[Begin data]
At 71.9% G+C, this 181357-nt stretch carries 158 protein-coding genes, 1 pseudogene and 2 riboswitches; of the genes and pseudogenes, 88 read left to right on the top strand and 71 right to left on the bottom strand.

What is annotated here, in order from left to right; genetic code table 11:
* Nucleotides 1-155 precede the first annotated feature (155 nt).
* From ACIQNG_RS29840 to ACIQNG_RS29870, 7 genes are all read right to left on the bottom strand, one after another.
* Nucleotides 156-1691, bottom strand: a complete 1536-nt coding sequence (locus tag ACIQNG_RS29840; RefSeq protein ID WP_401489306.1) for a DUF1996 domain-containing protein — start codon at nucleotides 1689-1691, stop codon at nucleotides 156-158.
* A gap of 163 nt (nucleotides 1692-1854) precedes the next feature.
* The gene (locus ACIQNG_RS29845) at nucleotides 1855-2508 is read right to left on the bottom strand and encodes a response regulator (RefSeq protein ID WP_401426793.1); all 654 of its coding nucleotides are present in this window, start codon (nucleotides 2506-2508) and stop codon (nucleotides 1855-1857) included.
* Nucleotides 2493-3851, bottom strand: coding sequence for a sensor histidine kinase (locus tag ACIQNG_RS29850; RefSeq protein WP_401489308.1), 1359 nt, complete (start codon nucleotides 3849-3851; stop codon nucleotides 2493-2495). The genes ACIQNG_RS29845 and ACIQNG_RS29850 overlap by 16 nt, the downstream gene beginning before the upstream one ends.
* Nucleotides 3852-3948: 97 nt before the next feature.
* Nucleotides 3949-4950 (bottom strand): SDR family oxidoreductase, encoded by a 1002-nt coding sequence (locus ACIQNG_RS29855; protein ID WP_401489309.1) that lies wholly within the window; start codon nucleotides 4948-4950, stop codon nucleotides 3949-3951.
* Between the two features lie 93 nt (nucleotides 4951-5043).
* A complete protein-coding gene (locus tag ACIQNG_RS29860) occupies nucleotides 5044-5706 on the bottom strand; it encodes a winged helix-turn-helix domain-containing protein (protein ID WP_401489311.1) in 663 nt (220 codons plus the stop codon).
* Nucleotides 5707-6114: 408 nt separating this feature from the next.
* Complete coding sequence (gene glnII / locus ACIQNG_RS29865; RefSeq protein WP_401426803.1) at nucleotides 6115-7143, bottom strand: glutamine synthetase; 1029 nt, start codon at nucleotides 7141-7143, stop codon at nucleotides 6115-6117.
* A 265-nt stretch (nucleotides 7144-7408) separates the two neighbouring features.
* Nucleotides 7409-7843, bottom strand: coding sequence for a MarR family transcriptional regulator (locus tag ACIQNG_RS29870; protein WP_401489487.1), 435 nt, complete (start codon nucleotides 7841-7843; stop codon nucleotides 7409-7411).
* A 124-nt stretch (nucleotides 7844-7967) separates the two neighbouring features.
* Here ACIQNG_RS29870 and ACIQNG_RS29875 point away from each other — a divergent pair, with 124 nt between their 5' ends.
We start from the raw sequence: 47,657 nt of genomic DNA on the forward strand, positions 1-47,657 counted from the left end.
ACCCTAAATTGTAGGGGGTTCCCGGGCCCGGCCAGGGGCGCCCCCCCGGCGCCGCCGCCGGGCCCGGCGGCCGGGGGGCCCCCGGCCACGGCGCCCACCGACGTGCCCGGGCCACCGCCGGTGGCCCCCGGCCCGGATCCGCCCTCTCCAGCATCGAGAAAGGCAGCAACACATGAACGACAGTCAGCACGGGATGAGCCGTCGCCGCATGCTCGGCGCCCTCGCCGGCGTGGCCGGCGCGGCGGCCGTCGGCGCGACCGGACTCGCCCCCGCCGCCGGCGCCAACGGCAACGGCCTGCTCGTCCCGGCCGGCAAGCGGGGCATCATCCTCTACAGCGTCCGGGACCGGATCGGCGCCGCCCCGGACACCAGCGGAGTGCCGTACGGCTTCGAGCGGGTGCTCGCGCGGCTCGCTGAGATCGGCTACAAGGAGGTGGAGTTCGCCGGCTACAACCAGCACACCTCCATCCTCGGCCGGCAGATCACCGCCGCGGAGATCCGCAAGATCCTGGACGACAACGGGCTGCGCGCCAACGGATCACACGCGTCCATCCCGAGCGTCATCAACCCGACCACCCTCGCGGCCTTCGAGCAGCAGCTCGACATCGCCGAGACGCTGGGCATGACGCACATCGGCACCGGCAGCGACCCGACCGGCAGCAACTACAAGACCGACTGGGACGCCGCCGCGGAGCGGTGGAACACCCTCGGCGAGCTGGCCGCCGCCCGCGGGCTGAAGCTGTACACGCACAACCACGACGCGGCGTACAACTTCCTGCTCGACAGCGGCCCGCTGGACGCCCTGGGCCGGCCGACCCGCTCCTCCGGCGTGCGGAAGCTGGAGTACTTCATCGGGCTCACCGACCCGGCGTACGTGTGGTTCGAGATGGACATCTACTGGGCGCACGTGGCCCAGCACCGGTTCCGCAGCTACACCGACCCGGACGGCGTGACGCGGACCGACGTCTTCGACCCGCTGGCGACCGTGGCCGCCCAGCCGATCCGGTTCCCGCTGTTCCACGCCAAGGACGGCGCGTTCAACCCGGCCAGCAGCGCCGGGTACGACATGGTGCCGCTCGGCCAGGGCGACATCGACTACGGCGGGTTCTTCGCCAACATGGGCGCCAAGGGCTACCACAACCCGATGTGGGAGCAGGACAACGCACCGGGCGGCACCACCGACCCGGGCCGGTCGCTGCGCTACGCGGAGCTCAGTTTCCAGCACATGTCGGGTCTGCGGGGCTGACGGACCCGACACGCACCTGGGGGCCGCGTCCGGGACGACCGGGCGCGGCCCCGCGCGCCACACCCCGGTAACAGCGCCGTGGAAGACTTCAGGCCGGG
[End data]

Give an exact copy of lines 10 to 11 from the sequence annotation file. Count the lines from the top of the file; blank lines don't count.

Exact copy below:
* Nucleotides 3949-4950 (bottom strand): SDR family oxidoreductase, encoded by a 1002-nt coding sequence (locus ACIQNG_RS29855; protein ID WP_401489309.1) that lies wholly within the window; start codon nucleotides 4948-4950, stop codon nucleotides 3949-3951.
* Between the two features lie 93 nt (nucleotides 4951-5043).